With quality controlled essential oils it is possible to intervene in various pathologies such as cutaneous infections, respiratory tract diseases, digestive and urinary tract infections and vaginal infections. Some essential oils are used also as revulsants and other as flavouring and currently the use of some oils as modifiers for drug transdermal penetration is being carefully evaluated.
The evolution of pharmaceutical technology has led to the use of new and sophisticated systems of essential oil extraction such as supercritical carbon dioxide, and also to new formulations such as microencapsulation and microinclusion in cyclodextrins. Thus, it is possible to have stable and bioavailable products of high quality.
In the cosmetic field, essential oils are used in ointments, gel emulsions and lotions, as well as in powders as flavouring, perfums, lenitive stimulators, dermotonifiers and deodorants.
Essential oils, therefore, have great potential applications in both the pharmaceutical and cosmetic fields, and the ever more sophisticated systems for obtainment, formulation and quality control will allow them in the future to be used even more rationally.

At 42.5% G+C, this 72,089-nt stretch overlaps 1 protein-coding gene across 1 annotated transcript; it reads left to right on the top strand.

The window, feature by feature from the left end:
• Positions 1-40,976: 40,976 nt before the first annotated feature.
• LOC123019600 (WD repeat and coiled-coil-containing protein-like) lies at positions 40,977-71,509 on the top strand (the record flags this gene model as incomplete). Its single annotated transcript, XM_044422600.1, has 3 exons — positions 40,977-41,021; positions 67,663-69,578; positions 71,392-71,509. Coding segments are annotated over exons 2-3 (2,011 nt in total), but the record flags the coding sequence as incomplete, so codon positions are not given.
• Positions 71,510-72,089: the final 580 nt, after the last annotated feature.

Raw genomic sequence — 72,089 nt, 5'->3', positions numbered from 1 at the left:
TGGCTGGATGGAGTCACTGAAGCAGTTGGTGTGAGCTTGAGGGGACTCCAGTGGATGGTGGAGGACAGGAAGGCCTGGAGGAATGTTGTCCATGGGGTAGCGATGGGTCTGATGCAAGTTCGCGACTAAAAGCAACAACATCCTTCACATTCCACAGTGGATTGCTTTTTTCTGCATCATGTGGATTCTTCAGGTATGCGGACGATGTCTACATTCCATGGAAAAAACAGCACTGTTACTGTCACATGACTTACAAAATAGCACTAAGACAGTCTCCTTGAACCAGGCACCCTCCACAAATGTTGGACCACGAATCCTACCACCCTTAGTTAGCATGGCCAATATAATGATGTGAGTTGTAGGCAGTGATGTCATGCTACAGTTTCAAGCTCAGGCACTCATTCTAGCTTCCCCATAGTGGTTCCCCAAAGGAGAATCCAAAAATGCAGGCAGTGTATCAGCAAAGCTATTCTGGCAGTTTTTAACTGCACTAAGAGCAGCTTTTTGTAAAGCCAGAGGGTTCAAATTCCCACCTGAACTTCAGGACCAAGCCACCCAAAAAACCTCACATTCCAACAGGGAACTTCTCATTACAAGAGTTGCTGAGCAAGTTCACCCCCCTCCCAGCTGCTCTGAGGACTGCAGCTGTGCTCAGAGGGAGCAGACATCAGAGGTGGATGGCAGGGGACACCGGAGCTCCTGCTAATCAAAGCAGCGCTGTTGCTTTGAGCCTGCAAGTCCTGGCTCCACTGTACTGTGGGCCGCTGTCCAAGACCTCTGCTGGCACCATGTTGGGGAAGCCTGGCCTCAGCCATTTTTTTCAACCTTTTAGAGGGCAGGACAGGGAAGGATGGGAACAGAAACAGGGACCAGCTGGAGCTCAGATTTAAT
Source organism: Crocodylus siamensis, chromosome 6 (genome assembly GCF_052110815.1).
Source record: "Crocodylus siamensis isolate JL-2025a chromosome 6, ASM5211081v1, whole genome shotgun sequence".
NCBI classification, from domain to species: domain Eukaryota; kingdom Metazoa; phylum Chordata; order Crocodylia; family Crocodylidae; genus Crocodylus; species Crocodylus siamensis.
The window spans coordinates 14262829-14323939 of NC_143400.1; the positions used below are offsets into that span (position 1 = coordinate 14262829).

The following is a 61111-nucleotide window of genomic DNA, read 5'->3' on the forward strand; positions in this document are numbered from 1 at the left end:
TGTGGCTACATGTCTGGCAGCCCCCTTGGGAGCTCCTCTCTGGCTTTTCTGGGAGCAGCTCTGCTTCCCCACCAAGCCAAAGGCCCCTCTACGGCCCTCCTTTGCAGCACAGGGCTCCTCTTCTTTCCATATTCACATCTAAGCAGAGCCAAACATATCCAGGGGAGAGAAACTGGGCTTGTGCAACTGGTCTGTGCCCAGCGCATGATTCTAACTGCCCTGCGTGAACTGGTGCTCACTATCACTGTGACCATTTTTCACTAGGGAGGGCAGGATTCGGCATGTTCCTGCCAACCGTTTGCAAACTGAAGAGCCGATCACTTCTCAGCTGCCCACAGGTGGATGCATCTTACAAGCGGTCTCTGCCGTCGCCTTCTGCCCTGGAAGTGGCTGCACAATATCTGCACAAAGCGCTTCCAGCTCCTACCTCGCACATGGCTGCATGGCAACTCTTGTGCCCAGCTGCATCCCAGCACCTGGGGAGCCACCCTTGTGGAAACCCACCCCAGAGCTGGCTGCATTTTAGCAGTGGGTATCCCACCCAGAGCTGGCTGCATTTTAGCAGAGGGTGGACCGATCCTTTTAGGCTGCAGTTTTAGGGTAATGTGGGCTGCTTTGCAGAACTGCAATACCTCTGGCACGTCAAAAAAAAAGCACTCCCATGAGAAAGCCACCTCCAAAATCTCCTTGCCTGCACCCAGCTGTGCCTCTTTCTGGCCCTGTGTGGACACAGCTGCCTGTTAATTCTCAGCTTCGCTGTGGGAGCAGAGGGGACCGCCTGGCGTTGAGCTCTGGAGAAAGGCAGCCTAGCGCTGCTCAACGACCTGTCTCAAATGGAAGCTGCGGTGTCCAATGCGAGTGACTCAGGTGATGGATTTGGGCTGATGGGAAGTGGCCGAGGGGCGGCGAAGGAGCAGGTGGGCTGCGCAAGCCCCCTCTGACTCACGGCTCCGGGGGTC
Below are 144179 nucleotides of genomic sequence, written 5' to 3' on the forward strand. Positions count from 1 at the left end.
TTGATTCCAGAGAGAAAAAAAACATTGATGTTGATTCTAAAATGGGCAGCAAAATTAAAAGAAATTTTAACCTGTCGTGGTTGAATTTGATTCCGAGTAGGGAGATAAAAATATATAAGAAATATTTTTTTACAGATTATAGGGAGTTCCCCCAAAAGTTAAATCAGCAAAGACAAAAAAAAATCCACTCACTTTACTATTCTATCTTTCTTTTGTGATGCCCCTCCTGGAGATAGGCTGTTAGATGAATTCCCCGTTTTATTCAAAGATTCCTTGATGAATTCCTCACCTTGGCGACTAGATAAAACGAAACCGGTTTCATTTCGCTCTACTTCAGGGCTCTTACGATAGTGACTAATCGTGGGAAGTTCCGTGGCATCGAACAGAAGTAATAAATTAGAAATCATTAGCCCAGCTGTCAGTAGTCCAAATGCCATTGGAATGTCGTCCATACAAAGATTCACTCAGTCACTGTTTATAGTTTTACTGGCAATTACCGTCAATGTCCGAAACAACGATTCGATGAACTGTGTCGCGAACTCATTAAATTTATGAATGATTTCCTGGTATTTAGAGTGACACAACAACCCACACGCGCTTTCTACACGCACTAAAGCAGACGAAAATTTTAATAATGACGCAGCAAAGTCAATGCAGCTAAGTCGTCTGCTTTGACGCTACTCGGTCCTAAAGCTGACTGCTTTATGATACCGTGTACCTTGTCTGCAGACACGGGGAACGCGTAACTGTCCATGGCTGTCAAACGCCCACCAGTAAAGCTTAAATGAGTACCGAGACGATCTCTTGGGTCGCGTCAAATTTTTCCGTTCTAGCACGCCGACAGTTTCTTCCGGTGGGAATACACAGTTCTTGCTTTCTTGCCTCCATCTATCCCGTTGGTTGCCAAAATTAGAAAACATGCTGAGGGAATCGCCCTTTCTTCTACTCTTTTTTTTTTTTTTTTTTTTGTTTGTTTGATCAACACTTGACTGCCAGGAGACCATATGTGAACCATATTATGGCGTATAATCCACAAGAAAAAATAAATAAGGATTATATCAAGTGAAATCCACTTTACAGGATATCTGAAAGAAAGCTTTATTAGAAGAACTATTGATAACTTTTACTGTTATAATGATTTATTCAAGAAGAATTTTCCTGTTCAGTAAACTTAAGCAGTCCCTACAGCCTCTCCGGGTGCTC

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International regulations for natural products used as food additives

Enrico Casadei Food and Nutrition Division FAO, Roma, Italy
Foods moving in international trade are subject to a variety of constraints, including basic food quality and safety laws and regulations. These are officially applied by importing countries to protect consumers, to ensure fair food trading practices and to prevent commercial fraud.
Food control agencies of importing countries generally apply regulations which give them authority over such things as food safety, hygiene, quality, packaging, labelling, handling and storage. In general, these regulations include precise requirements, which must be met if food products are to be admitted into the importing country. For example, regulations often indicate levels of contaminants (microbiological, agricultural and veterinary, environmental and radioactive) and levels of additives that must not be exceeded. These are often referred to as sanitary requirements. Other regulations, which are commonly referred to as quality requirements, include parameters concerning the essential composition, labelling and description of foods. Food products, which do not comply with these requirements, will often result in their rejection or detention.
While the need to protect consumers from health hazards and deception is beyond question, the potential for applying national regulations in an inequitable or discriminatory manner is ever present. The application of such inequitable or discriminatory practices amounts to non-tariff technical barriers, which impede, rather than facilitate, international trade in foods.